Thursday, July 21, 2016

Winter 2015 Japan trip, day 3: Torii, castle, and temple in Kyoto


Saturday, December 26: Full day in Kyoto

Fushimi Inari-taisha is the iconic mountainside shrine with thousands of orange torii gates along the trail.  Inari is the patron spirit of "fertility, rice, tea, sake, agriculture, industry and general prosperity and worldly success" (Wikipedia) and foxes are its messengers, so fox statues and statuettes are everywhere.  Because this is a shrine for business, the torii gates are sponsored by corporations and range in size depending on the size of the donation.



Sponsor information on the backs of the torii

The shrine has its own train stop south of the city center.  Based on our experience, I highly recommend going first thing in the morning (i.e. before 9am) to beat the tourist rush and enjoy a more peaceful trail experience; when we left mid-morning, we saw a stream of tourists entering.  We spent about 1-1/2 hrs there and hiked 2/3 of the way up the mountain on the loop trail.


(by Andrew)
Seen in the window
View from the lookout about 2/3 of the way up
We went up the main path with the most torii gates and then, on the way down, took the less-popular branch of the trail (go to the right side when facing downhill at the main branch point).  This branch also brings you back to the main entrance, but through a more residential area that features hundreds of little shrines with little torii gates, fascinating in their own right.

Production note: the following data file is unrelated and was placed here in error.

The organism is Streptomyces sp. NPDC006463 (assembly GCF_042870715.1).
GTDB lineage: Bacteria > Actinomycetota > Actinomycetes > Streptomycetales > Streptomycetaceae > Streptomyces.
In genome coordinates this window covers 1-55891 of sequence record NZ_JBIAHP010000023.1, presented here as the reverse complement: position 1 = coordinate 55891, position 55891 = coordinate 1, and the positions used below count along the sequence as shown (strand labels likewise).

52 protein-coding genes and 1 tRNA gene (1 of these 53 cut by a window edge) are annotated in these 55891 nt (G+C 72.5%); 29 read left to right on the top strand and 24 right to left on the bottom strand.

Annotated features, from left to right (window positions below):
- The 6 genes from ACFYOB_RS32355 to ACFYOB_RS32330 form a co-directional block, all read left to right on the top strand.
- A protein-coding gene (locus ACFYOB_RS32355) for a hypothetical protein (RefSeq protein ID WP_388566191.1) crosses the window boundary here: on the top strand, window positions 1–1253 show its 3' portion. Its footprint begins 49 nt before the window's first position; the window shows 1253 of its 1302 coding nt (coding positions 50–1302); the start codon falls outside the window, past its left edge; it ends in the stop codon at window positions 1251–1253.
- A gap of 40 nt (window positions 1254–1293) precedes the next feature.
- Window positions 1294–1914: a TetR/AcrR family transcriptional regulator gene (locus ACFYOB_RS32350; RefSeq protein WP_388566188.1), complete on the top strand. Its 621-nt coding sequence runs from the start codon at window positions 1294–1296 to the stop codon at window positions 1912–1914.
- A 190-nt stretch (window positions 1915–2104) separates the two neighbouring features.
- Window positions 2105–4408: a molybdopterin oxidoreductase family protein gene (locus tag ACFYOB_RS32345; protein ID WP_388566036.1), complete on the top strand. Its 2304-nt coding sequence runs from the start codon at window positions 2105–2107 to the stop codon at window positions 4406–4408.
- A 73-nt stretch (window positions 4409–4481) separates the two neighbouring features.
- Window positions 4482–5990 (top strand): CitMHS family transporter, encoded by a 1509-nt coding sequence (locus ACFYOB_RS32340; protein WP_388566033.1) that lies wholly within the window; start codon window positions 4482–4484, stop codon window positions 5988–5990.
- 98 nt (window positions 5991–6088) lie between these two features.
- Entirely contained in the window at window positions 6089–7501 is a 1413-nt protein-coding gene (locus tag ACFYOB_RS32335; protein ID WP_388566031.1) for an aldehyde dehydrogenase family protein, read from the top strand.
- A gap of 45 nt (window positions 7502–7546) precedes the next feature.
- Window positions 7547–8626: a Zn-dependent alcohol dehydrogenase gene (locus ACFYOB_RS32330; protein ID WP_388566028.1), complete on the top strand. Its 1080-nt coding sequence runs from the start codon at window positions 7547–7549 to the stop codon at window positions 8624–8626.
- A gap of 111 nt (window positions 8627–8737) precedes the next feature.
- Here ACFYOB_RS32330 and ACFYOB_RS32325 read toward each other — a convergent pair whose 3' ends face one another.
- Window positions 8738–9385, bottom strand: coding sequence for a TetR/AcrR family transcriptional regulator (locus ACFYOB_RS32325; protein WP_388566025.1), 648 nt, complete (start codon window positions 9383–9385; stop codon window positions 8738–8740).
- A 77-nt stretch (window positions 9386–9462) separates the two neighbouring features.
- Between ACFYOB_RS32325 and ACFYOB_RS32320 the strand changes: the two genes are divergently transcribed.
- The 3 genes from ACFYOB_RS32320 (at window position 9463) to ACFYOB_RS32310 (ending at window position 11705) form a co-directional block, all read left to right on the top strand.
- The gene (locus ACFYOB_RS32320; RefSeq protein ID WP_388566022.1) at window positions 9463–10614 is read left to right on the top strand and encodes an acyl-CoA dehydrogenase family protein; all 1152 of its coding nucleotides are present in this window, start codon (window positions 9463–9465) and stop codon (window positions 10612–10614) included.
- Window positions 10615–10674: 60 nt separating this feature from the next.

After returning to the city center, we had enough time left in the morning to visit Nijo Castle, a 17th-century stronghold with large wooden buildings and sprawling grounds.  We weren't able to go inside the buildings on this day, but still enjoyed strolling around the complex.

Main gate
Entrance into inner keep

Inner moat
Around 1:00pm we took a taxi to Roan Kikunoi for a kaiseki lunch, which was incredible and deserves a post of its own.

To walk off the lunch we visited Ginkaku-ji, the temple of the “silver pavilion.”  It is the sister temple to Kinkaku-ji, the famous gold-covered temple usually seen on Kyoto postcards, but more subdued in its beauty.  Andrew thinks that while Kinkaku-ji is the most famous, Ginkaku-ji is perhaps better to visit because of its subtlety, and because the garden is more walkable.  I have only visited the latter, but agree that it was very worthwhile.


Typically meticulous groundskeeping


We were still so full from lunch that we skipped dinner, save for a few bites of onigiri made from the leftover kaiseki rice course.

We didn’t get to but considered: Arashiyama Bamboo Grove

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